The Unseen Costs of Crypto-Currency Bitcoin Mining

When bitcoin was first released in 2009 as the first crypto-currency, the identified founder, Satoshi Nakamoto could not foresee the impact of bitcoin mining and its energy consumption tremendous growth. With Sebastian Dettman, an analyst and researcher, claims that by 2020, bitcoin mining operations would consume as much electricity as required to power a country like Denmark. While crypto-currency is strongly growing into an eloquent industry, analysts are predicting such kind of staggering cost of energy. In the end, it is worth it. The right answer to this question is whether you are the lucky early miner before the currency is full blown.

With the associated energy cost of managing a lucrative crypto-currency mining maneuver almost outweighing the end-result of de-hashing systems. We can assume that this craze will run aground and tank outright eventually. For nearly two years, industry outsiders have claimed that the bitcoin economy will collapse at the end because it is unsustainable in a mini-meltdown. Consumer confidence at this point will determine the value of mined coins. While bitcoins are established as a crypto-currency de facto, the gold to a silver competitor and their established outlets now accept bitcoin currency as much as they do with solid cash. There is a positive future for the crypto-currency system if the miners will reduce their associated costs with large-scale mining.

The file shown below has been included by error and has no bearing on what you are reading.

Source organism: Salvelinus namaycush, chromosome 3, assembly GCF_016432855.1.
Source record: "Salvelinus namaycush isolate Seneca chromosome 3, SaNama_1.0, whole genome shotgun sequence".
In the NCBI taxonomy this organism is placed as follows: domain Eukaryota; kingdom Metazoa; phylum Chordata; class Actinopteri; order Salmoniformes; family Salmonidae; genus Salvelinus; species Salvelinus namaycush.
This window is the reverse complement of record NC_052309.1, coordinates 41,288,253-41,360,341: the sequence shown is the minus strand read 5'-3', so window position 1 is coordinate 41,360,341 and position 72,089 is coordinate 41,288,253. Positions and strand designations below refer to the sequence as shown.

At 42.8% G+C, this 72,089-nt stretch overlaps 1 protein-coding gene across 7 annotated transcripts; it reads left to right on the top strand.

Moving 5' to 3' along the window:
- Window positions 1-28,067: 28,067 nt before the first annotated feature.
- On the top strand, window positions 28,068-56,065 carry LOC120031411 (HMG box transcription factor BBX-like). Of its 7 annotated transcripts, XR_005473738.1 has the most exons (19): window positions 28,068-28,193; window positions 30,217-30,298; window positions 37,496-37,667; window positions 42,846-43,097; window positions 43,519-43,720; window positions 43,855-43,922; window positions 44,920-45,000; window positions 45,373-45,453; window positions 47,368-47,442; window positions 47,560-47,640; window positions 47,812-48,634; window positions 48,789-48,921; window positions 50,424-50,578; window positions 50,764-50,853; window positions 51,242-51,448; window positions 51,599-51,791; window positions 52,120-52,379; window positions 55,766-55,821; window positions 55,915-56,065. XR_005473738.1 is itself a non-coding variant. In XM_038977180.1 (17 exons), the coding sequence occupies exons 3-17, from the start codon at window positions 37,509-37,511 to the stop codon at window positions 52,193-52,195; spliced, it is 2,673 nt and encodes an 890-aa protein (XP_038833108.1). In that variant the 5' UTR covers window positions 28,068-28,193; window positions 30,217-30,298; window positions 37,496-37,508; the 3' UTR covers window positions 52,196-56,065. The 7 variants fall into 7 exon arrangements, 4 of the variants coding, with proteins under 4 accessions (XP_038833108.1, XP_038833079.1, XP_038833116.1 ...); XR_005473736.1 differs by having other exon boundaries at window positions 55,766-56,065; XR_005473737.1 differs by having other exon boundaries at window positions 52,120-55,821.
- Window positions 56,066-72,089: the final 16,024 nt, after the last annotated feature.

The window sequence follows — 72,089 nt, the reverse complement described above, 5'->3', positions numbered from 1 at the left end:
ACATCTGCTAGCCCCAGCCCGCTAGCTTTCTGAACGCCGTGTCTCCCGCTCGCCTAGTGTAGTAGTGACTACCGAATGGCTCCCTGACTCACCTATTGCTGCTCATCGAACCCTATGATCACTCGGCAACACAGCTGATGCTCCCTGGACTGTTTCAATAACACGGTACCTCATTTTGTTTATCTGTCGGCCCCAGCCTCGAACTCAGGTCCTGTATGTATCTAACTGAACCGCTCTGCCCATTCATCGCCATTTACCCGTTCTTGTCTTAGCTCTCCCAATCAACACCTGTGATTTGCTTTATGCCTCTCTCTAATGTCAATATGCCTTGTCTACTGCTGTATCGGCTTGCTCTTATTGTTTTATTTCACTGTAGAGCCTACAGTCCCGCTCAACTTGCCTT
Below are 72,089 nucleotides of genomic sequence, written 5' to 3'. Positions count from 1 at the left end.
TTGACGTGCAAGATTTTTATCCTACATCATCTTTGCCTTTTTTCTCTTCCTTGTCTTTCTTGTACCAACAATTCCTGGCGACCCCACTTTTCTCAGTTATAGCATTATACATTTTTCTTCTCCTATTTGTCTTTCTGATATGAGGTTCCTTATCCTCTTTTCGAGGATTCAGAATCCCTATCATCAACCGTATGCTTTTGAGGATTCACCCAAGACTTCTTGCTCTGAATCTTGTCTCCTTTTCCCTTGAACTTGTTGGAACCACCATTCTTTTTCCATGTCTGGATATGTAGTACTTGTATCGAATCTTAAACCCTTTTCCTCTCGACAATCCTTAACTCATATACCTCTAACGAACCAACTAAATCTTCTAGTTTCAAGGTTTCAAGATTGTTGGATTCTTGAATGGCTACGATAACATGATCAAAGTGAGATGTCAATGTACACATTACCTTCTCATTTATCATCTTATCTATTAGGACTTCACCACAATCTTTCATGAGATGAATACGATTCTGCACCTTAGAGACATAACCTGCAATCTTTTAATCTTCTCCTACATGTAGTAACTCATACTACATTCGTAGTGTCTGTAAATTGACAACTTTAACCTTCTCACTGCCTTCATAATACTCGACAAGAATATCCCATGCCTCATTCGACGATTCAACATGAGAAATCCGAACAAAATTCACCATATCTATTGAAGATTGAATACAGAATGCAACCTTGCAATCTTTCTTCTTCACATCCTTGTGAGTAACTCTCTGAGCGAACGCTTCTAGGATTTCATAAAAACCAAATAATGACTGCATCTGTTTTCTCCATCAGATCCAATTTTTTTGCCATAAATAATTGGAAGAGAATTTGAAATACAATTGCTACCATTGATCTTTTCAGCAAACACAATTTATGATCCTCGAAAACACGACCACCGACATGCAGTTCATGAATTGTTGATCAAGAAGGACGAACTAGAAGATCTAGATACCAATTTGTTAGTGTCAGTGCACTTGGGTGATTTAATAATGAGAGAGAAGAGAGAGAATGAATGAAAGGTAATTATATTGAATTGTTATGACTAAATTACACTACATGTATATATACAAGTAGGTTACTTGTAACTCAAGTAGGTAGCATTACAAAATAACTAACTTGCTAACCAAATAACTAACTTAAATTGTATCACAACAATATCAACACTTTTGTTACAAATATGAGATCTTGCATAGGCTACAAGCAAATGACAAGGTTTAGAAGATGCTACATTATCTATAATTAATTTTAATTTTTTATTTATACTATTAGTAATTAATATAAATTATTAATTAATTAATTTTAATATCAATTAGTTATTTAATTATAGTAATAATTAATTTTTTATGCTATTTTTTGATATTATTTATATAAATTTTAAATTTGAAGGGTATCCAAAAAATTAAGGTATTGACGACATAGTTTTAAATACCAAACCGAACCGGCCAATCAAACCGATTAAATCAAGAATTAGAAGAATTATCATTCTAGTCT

Bitcoins will half the garnered rewards for crypto-currency functions at the moment. This action will have a significant impact on the energy costs associated with the mining of bitcoins. In the next five years, we might see the stages of collapse due to increased cost of energy for mining the coins. The market will determine if the currency will remain or not. If they determine that it will continue to be, then the cost of mining energy will tremendously increase outright.

Written by: Andrew Johnson

Andrew Johnson has been reporting for Blog.ca for more than 8 years. He studied journalism at UGC and has published two books on how journalism influences the world.

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